Is it time to rise above? – 25 May 2023
Ever since the onset of ‘Project Imran Khan’, the nation saw the start of a terrible journey towards extreme polarization, division, and intolerance towards dissent. PTI followers increased over the years, and this increased volume translated into a bitter war of words on social media, drawing rooms, classroom and elsewhere.
Later, innovations like WhatsApp chats/chat rooms, TikTok and other social media applications took these mini wars to a different level altogether and made them more personal, direct and – sadly – uglier. While this continued at one end, what broke on the side were friendships, relationships, bonds and unions of people everywhere in the country. It created walls of hatred, displeasure, anguish and even trauma.
This toxic environment peaked during the 2018 elections, and thereon a bitter sense of smugness and mockery began where all those who opposed the PTI were seen as morally bankrupt, outright stupid and, in some cases, even anti-state. Today’s reality stems from this period. However, today is a different day; today is a different time; and today needs a different attitude, approach and action. Today, in the name of Pakistan, we need semblance, reflection, forgiveness and positivity.
We have seen some horrific and vile wars on a ‘them vs us’ basis for more than a decade. Enough tears, heartbreaks, negativity and anxiety have emerged over all these years between families, friends, neighbours and even acquaintances. Many have said and stuck to words said on social media and WhatsApp groups that they would have never uttered during a face-to-face encounter.
From Imran Khan’s rise to his forming a government and from his losing the vote of no-confidence to the May 9 attacks, we have seen the worst of people across the political divide. The filthy language, aggressive tones, verbal backlash and immense trolling became normal. Today is a different day, and two weeks into the events of May 9 and its severe reaction demand some sort of semblance for the sanctity of this nation’s nerves and minds. It is time when many need to pull back and draw no-go lines. We need makers, joiners and helpers, not breakers, destroyers and polluters. We need to take stock of everything done so far and simply pause. In short, a ceasefire is the need of the hour.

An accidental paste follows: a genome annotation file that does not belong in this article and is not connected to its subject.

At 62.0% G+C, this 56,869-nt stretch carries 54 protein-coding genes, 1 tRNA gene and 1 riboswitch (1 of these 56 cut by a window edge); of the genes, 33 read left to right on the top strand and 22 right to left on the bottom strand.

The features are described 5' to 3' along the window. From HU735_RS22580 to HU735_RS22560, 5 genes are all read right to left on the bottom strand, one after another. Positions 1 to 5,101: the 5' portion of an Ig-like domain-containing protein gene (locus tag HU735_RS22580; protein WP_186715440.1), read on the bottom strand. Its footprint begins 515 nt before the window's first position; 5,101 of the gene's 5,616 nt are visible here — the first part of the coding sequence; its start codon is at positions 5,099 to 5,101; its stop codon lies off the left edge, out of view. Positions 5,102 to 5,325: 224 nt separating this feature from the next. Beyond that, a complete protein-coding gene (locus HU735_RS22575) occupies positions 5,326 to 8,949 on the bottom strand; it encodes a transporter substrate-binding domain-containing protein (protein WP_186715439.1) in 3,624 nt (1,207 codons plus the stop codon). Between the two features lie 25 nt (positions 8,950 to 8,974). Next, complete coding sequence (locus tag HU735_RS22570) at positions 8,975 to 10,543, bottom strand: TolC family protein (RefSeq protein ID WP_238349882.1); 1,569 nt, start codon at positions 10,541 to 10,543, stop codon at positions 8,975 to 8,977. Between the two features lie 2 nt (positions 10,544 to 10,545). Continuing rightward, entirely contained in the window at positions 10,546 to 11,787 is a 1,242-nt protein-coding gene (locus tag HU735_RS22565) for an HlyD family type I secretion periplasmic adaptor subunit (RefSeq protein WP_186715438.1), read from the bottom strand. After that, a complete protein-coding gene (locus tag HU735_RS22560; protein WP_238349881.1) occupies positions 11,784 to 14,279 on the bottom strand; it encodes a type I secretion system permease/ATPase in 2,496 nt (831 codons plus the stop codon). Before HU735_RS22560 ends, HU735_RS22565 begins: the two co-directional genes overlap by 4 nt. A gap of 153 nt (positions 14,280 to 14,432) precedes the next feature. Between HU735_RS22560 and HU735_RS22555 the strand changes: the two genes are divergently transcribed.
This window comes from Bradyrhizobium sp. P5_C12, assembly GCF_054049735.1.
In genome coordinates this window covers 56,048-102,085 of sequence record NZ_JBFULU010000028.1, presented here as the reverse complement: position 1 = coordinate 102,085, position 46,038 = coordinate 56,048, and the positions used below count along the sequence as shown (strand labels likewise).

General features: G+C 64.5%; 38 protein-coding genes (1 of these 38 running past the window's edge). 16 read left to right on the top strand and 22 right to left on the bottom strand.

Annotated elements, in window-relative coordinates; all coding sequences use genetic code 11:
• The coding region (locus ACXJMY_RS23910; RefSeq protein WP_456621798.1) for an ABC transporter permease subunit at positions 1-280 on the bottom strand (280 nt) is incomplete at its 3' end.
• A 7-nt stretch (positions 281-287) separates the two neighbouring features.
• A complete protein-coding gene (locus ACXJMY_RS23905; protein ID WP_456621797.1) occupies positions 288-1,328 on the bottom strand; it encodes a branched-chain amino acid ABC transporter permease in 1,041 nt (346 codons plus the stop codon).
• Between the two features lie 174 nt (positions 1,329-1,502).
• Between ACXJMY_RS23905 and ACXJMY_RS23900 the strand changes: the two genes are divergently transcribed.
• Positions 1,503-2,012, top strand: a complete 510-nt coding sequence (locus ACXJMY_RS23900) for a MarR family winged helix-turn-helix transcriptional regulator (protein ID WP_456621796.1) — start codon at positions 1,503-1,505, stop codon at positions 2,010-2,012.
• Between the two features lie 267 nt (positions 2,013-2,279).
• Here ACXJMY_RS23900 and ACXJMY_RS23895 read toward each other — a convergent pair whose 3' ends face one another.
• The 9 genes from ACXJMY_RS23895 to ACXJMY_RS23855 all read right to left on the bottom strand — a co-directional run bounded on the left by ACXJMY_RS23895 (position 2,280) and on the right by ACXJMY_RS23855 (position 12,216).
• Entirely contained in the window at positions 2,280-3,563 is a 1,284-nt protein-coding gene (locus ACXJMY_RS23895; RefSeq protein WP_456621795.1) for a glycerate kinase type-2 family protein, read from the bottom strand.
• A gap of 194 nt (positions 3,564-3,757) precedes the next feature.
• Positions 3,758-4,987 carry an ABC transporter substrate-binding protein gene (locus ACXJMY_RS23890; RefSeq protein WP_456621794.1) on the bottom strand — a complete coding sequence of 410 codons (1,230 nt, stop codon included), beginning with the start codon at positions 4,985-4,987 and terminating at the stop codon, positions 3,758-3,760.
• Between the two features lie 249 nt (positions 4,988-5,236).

Reflection is a tool few find any use of, and often we don’t find a reason to introspect. PTI supporters need to sit back and reflect on how they dealt with and treated those on the other sides of the political divide. Supporters of other political parties need to reflect on the kind of terms made to describe and mention those who supported the PTI. It is a good time to think back on all those arguments, fights and language that we threw at others. Just because we had many egging us on or supporting whatever we said, did not imply that all we said or wrote was right or it made sense. We all need to reflect on how our choice of words and language added velocity to the further polarization of Pakistani society.
I think it would not be unfair to mention the word ‘forgiveness’. Any recourse to our absurd actions of the past has to start from the simple words like ‘I am sorry’. Many need to rise above themselves and seek forgiveness through a call, message or physical meeting. It is time to heal and sit together in peace. It will take one small gesture to plaster the wounds. One small step can blind the bitter and ugly past and disagreements.